For Pesclevi, the figure of the wolf “invites us to reflect on who the other is in history, how we look at others, even at animals.” In many of these versions the forest is not such either and has mutated into urban environments: from the interior of a passenger bus to a city of tall buildings and highways where there are youth gangs that lie in wait like wolves.

In these 70 versions, not only Little Red Riding Hood and the wolf are the protagonists, since the show also recovers the figure of the grandmother, mainly a cunning, active grandmother.

“In many contemporary families, the figure of protection, of protection, is the grandmother, because the mother works all day. She is the hospitable figure, the place of trust and transgression, with the grandmother you can do things that with the mother you cannot and that is very Caperutian in its original version,” says Pesclevi.

Regarding the grandmother’s cunning, he recalls that “in one of the versions, ‘The night of the visit’, by Benoit Jacques, published in France with excellent illustrations and a rhymed text, there is someone who knocks on the door of the house of the grandmother, at night, obviously a man and the grandmother from the inside does not open it. She is not stupid, she has the knowledge of the old Vizcacha and she will not give way to those who do not know, “he exemplifies.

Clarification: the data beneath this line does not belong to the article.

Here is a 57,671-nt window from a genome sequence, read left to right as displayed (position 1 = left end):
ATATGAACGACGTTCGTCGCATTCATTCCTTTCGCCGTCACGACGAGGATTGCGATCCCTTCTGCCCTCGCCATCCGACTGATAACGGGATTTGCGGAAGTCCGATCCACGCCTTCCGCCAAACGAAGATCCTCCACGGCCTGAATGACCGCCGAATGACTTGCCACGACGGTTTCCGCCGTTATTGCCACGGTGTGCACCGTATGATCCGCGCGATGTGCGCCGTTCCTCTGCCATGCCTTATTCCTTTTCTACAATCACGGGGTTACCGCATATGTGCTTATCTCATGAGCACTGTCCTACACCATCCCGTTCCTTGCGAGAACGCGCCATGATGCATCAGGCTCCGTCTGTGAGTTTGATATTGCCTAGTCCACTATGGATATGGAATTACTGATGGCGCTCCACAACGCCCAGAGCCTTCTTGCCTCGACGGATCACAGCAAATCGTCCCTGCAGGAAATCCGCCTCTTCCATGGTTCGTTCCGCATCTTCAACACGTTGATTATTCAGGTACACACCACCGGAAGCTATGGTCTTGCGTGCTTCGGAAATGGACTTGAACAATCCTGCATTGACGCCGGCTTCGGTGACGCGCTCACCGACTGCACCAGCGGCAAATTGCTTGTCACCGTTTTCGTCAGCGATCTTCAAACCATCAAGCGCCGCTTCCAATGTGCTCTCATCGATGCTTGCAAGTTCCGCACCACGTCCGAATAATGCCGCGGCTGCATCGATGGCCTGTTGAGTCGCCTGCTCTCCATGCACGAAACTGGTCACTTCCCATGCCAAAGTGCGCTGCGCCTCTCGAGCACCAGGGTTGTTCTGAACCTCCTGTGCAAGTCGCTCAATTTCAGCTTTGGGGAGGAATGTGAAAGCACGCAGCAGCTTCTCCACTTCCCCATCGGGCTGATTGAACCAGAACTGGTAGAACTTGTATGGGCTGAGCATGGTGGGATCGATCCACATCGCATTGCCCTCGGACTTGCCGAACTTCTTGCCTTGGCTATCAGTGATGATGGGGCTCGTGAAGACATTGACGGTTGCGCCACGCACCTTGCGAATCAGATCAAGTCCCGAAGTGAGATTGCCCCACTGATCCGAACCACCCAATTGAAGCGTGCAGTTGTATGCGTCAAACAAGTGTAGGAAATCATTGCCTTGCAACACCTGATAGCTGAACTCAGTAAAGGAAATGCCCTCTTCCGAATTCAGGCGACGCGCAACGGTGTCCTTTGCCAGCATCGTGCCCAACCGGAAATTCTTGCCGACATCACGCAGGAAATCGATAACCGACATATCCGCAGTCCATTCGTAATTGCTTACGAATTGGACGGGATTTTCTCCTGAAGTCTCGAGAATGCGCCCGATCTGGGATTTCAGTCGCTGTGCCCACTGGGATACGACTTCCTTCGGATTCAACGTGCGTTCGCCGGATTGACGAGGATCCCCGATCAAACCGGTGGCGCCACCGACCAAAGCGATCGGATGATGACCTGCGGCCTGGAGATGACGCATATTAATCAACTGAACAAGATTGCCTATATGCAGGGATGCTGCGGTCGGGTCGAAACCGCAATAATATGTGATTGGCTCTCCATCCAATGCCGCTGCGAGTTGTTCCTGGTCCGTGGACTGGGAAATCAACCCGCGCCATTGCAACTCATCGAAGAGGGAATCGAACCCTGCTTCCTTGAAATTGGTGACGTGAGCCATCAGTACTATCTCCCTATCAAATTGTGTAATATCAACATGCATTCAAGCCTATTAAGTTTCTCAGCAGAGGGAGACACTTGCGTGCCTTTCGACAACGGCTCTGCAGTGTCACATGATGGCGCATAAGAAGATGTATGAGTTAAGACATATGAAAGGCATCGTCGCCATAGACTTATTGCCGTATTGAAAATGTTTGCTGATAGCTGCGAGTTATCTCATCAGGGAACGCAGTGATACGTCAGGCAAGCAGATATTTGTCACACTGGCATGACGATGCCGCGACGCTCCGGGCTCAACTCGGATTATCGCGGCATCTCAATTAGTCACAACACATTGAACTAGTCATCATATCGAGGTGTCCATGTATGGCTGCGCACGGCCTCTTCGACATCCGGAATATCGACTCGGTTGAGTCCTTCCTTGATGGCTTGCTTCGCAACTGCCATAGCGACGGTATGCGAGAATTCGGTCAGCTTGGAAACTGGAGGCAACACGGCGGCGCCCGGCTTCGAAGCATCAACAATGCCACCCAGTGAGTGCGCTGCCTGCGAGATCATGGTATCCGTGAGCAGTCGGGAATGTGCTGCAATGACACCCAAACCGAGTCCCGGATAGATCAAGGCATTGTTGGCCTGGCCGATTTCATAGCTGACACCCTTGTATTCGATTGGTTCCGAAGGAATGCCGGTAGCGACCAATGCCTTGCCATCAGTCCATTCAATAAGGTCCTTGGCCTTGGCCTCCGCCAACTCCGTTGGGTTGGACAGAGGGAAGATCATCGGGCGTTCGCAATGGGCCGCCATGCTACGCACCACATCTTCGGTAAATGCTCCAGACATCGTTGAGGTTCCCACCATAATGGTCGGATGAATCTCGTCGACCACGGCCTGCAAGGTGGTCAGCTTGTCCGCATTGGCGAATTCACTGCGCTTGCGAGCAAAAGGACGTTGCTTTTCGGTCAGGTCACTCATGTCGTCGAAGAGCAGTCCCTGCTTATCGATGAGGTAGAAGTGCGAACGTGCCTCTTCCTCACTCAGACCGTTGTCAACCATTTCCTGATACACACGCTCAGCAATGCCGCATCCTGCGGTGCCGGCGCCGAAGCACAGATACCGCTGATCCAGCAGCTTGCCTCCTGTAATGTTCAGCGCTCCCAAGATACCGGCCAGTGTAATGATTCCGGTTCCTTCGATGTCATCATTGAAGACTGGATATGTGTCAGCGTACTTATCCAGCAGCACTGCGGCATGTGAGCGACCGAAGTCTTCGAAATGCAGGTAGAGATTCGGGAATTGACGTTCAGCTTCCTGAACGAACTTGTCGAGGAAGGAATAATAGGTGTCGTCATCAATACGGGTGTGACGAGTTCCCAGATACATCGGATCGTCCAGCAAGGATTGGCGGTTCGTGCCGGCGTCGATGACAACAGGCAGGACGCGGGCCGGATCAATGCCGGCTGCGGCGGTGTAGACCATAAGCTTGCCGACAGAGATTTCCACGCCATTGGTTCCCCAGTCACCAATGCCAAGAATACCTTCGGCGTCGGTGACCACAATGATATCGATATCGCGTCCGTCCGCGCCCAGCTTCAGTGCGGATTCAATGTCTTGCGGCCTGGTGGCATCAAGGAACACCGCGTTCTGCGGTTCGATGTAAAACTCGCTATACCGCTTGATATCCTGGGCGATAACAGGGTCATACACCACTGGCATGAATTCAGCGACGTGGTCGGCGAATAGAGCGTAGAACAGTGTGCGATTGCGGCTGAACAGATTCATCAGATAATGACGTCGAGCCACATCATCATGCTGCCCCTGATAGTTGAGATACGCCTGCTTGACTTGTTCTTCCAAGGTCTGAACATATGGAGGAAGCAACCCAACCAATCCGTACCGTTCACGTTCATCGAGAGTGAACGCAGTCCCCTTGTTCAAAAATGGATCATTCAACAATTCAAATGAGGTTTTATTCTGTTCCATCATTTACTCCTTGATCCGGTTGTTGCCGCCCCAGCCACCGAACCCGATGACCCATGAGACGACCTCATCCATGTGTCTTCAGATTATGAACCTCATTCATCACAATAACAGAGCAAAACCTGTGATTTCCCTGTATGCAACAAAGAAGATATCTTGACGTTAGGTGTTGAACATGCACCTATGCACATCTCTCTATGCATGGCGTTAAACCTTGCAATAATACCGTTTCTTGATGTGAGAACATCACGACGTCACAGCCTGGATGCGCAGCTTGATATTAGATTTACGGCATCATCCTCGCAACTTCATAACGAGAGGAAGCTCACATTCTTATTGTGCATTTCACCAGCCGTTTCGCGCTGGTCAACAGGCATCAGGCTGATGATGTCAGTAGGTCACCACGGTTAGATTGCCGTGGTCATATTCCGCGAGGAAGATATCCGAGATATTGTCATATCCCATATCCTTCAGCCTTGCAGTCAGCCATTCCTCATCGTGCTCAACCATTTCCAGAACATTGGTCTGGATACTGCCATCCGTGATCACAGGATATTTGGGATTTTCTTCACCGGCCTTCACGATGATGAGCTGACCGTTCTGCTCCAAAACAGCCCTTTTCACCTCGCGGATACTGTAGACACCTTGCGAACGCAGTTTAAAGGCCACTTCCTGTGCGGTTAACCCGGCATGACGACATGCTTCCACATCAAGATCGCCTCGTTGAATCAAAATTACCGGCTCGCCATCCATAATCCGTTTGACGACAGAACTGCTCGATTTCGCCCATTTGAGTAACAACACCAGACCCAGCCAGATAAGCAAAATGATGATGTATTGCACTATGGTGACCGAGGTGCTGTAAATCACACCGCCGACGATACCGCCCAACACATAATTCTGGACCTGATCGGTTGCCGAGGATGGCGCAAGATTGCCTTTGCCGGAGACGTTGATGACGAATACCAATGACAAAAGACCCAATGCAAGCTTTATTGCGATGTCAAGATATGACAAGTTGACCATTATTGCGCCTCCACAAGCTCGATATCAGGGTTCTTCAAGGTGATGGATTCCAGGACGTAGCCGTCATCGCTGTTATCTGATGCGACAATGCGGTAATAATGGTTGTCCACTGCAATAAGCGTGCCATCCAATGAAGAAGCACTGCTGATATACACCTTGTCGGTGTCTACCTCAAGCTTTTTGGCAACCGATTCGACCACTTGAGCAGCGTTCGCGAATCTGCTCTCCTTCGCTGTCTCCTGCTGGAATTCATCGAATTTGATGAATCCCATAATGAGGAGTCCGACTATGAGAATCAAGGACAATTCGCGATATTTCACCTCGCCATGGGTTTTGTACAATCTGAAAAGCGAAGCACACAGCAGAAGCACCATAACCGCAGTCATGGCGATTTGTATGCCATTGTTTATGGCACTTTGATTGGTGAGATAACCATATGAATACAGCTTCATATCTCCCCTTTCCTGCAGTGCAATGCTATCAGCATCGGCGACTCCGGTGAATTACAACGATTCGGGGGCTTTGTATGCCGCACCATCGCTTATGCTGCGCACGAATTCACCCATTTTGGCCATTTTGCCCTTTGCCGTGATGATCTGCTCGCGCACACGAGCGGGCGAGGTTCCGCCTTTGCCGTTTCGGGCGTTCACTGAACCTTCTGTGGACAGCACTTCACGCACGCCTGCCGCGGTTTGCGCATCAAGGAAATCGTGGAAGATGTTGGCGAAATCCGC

“I don’t know him”, “I’m a bit hard of understanding. Can you shout?”, “I can’t hear you”, are the excuses that the old woman makes for not opening the door to a wolf who pretends to be different vendors and begins to get tired: ” I’m the one in the fourth, who’s fed up, or better the one in the third who’s up to the hairs,” he declaims, until as a last resort he confesses that he’s the big bad wolf and “I’m here to eat her as agreed, so be reasonable, open me up” .

But not even that manages to get the old woman to open it and finally she leaves.

Omelusik values ​​that “in the story the role of the grandmother is very important. She is the person who orders the red hood to be made and gives it as a gift, the cause of emphasizing the beauty of the girl, feeding her vanity. It is the reason why Little Red Riding Hood is sent through the woods. Grandma completes the cycle of puberty-motherhood-menopause.”

Source: Ambito